America…..great….again…... When was the last time America was great?
It was Alexander Stephens, a southern politician, whom, on the eve of Civil War, proudly voiced:
“The new constitution has put at rest, forever, all the agitating questions relating to our peculiar institution African slavery as it exists amongst us the proper status of the negro in our form of civilization …Our new government is founded … upon the great truth that the negro is not equal to the white man; that slavery subordination to the superior race is his natural and normal condition.”[i]
Because of the many public schools and streets named after him, and even a state park in his home, Georgia, Stephens has yet to fade from our memories.
America the Beautiful was penned by a white woman, Katherine Lee Bates, long after slavery had been outlawed in Massachusetts, where she was born and raised. Still, it’s difficult to grasp the level of audacity, absolute hypocrisy, psychosis, and resignation that thrives in a slave-based eco-system that sees itself in the words of these lesser known stanzas of their national anthem.
O beautiful for pilgrim feet
Whose stern impassioned stress
A thoroughfare of freedom beat
Across the wilderness!
God mend thine every flaw,
Confirm thy soul in self-control,
Thy liberty in law!
O beautiful for glory-tale
Of liberating strife
When once and twice,
for man's avail
Men lavished precious life!
God shed his grace on thee
Till selfish gain no longer stain
The banner of the free![ii]
I used to wonder at the existence of Mt. Rushmore. I mean, why!?.... and how?!....and back to why?! In 1927 when the work began, this must have been a fool’s proposition, lacking pretty much all of the safeguards and technology that we take for granted today. Still, that commissioned work spanned fourteen years, and cost nearly one million dollars by the time it was finished in 1941![iii] Ironic, since the legacies of those men whose likeness is hewed from that mass of granite – Washington, Jefferson, Roosevelt, and Lincoln - are worth maybe a hill of beans today. Nah, a hill of navy beans is probably worth more to me. Just sayin’.
First American President, George Washington owned slaves for most of his life. At the time of his death, three-hundred and seventeen slaves resided at his plantation, Mt. Vernon. “Estate”, if we’re being politically correct. Jefferson, president number three and the main scribbler of their Declaration of Independence, was like Washington in that he had grown up with slavery, and probably viewed African captivity and breeding as a run-of-the-mill, uneventful, societal norm. Jefferson owned as many as six hundred slaves during his lifetime - Sally Hemings, his half-step sister-in-law (half-sister to his wife) being amongst his favorites.[iv]
Theodore Roosevelt, president number twenty-six, “Teddy”, to those who appreciate pet names that dull their sensibilities, wrote in his African Game Trails: An Account of the African Wanderings of an American Hunter-Naturalist (Scribner) “[t]he dark-skinned races that live in the land…..are ape-like naked savages, who dwell in the woods and prey on creatures not much wilder and lower than themselves.” Roosevelt is typically presented and remembered in American history books as a good president.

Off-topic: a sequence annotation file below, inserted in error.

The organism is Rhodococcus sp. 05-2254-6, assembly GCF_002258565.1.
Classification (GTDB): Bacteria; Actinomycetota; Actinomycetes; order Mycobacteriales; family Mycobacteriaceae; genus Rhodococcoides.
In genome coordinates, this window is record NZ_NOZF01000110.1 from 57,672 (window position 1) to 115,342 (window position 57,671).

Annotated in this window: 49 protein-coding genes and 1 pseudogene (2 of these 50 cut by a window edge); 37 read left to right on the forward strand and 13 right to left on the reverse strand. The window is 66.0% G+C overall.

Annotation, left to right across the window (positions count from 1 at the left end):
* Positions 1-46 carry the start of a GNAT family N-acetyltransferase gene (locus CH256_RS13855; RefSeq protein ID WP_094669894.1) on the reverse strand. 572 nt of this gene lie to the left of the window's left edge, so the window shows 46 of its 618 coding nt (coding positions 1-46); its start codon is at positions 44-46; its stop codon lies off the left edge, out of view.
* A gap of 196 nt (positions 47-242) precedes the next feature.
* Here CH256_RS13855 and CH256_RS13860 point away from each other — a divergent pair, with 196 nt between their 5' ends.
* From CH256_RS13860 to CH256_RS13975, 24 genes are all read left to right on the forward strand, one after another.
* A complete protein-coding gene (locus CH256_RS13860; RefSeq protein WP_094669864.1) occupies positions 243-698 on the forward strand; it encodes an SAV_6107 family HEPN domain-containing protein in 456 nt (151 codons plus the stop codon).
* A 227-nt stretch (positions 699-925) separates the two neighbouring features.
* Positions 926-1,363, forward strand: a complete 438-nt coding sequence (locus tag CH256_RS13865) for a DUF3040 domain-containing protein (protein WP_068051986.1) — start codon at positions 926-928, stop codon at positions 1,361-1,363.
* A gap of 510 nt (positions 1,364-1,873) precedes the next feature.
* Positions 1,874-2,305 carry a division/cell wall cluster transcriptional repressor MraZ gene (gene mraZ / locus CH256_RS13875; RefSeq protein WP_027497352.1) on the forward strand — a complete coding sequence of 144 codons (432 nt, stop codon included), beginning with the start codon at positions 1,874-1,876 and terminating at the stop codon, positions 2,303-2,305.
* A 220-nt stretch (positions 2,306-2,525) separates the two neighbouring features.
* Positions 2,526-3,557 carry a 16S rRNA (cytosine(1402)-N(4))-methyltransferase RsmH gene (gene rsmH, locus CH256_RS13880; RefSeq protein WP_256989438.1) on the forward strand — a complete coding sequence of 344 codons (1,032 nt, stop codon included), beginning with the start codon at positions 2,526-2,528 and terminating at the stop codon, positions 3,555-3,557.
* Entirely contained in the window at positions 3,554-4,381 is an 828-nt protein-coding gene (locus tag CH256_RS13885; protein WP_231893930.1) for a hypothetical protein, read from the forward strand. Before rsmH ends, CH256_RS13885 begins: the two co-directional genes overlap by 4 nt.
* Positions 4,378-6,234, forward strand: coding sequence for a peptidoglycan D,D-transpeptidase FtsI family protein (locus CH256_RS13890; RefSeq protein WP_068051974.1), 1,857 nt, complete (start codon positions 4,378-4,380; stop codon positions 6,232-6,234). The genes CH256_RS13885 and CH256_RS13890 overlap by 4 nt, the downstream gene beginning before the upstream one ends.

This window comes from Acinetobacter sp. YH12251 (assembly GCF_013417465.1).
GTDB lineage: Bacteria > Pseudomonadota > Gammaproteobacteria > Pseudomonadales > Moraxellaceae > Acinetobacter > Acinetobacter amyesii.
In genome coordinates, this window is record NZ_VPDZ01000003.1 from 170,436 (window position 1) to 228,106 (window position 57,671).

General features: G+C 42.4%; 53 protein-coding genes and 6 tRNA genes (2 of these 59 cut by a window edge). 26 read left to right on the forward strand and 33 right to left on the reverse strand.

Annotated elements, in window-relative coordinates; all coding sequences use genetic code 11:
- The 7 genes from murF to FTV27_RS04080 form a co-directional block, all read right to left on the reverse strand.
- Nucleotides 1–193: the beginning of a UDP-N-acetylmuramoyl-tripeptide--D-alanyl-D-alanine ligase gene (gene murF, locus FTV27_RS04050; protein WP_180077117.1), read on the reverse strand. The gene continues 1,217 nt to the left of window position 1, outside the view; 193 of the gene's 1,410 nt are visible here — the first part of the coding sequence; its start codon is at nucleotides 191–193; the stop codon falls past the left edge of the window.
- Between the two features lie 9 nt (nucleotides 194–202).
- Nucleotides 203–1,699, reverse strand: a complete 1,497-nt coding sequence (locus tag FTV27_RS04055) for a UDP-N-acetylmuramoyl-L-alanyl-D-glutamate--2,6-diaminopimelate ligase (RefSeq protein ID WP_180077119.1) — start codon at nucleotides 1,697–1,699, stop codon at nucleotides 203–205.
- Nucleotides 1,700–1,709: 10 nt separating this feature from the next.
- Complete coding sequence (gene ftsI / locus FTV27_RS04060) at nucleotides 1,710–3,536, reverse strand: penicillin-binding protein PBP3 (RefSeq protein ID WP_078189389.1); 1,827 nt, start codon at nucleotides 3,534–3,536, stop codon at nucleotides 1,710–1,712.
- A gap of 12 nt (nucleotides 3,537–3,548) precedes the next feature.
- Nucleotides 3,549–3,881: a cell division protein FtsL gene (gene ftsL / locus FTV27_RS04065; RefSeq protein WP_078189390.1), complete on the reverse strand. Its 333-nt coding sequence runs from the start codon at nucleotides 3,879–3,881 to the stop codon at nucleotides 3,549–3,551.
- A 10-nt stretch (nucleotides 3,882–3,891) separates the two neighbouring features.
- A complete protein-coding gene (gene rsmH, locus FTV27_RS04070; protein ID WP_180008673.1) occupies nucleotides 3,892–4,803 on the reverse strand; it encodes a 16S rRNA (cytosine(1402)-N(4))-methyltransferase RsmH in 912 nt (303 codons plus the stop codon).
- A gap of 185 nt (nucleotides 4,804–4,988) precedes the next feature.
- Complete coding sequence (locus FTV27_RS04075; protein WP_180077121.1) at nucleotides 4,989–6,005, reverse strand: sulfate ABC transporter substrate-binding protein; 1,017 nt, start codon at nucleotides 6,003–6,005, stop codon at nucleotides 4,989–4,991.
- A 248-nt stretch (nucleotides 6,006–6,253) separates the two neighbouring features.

And for those who cling to Mommanem’s ideas about a deep-seated, heart-wrenching commitment on the part of Abraham Lincoln to liberating the slaves, school is now in session. Lincoln was an anti-slavery proponent, but be careful! This isn’t the same as being against slavery. Nor is it the same as being an abolitionist. Intent matters.
“…..While I was at the hotel to-day, an elderly gentleman called upon me to know whether I was really in favor of producing a perfect equality between the negroes and white people. [Great Laughter.] While I had not proposed to myself on this occasion to say much on that subject, yet as the question was asked me I thought I would occupy perhaps five minutes in saying something in regard to it. I will say then that I am not, nor ever have been, in favor of bringing about in any way the social and political equality of the white and black races, [applause]-that I am not nor ever have been in favor of making voters or jurors of negroes, nor of qualifying them to hold office, nor to intermarry with white people; and I will say in addition to this that there is a physical difference between the white and black races which I believe will forever forbid the two races living together on terms of social and political equality. And inasmuch as they cannot so live, while they do remain together there must be the position of superior and inferior, and I as much as any other man am in favor of having the superior position assigned to the white race……”[v]
This is just one of Abe’s zingers! There’s a lot more where that came from.
All of this kinda makes you wonder what other bad decisions we’ve made in blindly following “leadership”, doesn’t it? Listen, let’s syphon the power and position that we’ve relinquished to this old myth of white supremacy. Let’s be defensive and let’s stay awake. Let’s disquiet the status quo for our beneficial outcomes. Let’s supplement American history with truth. Let’s identify leaders amongst ourselves, model after them, and elevate together. Let’s be bound to one another as kinsmen. Let’s do make America great. For us! For the first time ever, actually.
[i] “Corner Stone: Speech, Alexander H. Stephens, Savannah, GA. Mar 21, 1861.
TeachingAmericanHistory.org: a leading online resource for American History teachers and students.,
[iii] National Park Service. Mt. Rushmore.
[iv] The Monticello Classroom. Jefferson and Slavery. http://classroom.monticello.org/kids/resources/profile/263/Middle/Jefferson-and-Slavery/
[v] Fourth Debate with Stephen A. Douglas at Charleston, Illinois, September 18, 1858
(The Collected Works of Abraham Lincoln edited by Roy P. Basler, Volume III, pp. 145-146.)